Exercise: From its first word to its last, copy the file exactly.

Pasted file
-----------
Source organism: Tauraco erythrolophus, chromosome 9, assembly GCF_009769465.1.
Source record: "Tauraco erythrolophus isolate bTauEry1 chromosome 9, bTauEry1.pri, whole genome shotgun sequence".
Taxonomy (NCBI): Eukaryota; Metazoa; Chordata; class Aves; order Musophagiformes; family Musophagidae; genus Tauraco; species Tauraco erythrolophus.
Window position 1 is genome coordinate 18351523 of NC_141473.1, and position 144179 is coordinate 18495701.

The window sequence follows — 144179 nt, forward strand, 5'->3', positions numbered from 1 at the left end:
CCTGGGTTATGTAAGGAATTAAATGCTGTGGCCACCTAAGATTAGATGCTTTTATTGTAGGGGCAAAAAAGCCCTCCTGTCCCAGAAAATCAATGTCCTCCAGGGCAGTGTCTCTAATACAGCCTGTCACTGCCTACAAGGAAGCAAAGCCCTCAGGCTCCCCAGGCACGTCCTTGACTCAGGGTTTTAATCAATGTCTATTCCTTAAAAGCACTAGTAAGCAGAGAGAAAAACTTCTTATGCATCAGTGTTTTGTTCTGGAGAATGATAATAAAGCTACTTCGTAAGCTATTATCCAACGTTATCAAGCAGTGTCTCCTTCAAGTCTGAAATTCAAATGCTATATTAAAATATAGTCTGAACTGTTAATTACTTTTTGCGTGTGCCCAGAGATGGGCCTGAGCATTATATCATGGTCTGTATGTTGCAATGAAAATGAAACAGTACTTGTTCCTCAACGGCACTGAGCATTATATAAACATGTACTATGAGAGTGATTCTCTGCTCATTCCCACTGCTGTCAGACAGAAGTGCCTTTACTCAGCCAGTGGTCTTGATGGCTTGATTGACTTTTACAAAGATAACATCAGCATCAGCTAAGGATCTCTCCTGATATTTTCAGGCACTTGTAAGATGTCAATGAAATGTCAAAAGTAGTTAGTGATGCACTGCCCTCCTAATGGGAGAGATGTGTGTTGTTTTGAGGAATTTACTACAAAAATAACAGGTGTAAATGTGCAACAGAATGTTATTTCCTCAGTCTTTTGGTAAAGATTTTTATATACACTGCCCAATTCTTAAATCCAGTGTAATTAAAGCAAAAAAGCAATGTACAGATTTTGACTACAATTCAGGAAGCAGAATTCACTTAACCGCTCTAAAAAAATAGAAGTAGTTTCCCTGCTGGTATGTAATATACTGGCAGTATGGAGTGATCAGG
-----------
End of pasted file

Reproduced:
Source organism: Tauraco erythrolophus, chromosome 9, assembly GCF_009769465.1.
Source record: "Tauraco erythrolophus isolate bTauEry1 chromosome 9, bTauEry1.pri, whole genome shotgun sequence".
Taxonomy (NCBI): Eukaryota; Metazoa; Chordata; class Aves; order Musophagiformes; family Musophagidae; genus Tauraco; species Tauraco erythrolophus.
Window position 1 is genome coordinate 18351523 of NC_141473.1, and position 144179 is coordinate 18495701.

The window sequence follows — 144179 nt, forward strand, 5'->3', positions numbered from 1 at the left end:
CCTGGGTTATGTAAGGAATTAAATGCTGTGGCCACCTAAGATTAGATGCTTTTATTGTAGGGGCAAAAAAGCCCTCCTGTCCCAGAAAATCAATGTCCTCCAGGGCAGTGTCTCTAATACAGCCTGTCACTGCCTACAAGGAAGCAAAGCCCTCAGGCTCCCCAGGCACGTCCTTGACTCAGGGTTTTAATCAATGTCTATTCCTTAAAAGCACTAGTAAGCAGAGAGAAAAACTTCTTATGCATCAGTGTTTTGTTCTGGAGAATGATAATAAAGCTACTTCGTAAGCTATTATCCAACGTTATCAAGCAGTGTCTCCTTCAAGTCTGAAATTCAAATGCTATATTAAAATATAGTCTGAACTGTTAATTACTTTTTGCGTGTGCCCAGAGATGGGCCTGAGCATTATATCATGGTCTGTATGTTGCAATGAAAATGAAACAGTACTTGTTCCTCAACGGCACTGAGCATTATATAAACATGTACTATGAGAGTGATTCTCTGCTCATTCCCACTGCTGTCAGACAGAAGTGCCTTTACTCAGCCAGTGGTCTTGATGGCTTGATTGACTTTTACAAAGATAACATCAGCATCAGCTAAGGATCTCTCCTGATATTTTCAGGCACTTGTAAGATGTCAATGAAATGTCAAAAGTAGTTAGTGATGCACTGCCCTCCTAATGGGAGAGATGTGTGTTGTTTTGAGGAATTTACTACAAAAATAACAGGTGTAAATGTGCAACAGAATGTTATTTCCTCAGTCTTTTGGTAAAGATTTTTATATACACTGCCCAATTCTTAAATCCAGTGTAATTAAAGCAAAAAAGCAATGTACAGATTTTGACTACAATTCAGGAAGCAGAATTCACTTAACCGCTCTAAAAAAATAGAAGTAGTTTCCCTGCTGGTATGTAATATACTGGCAGTATGGAGTGATCAGG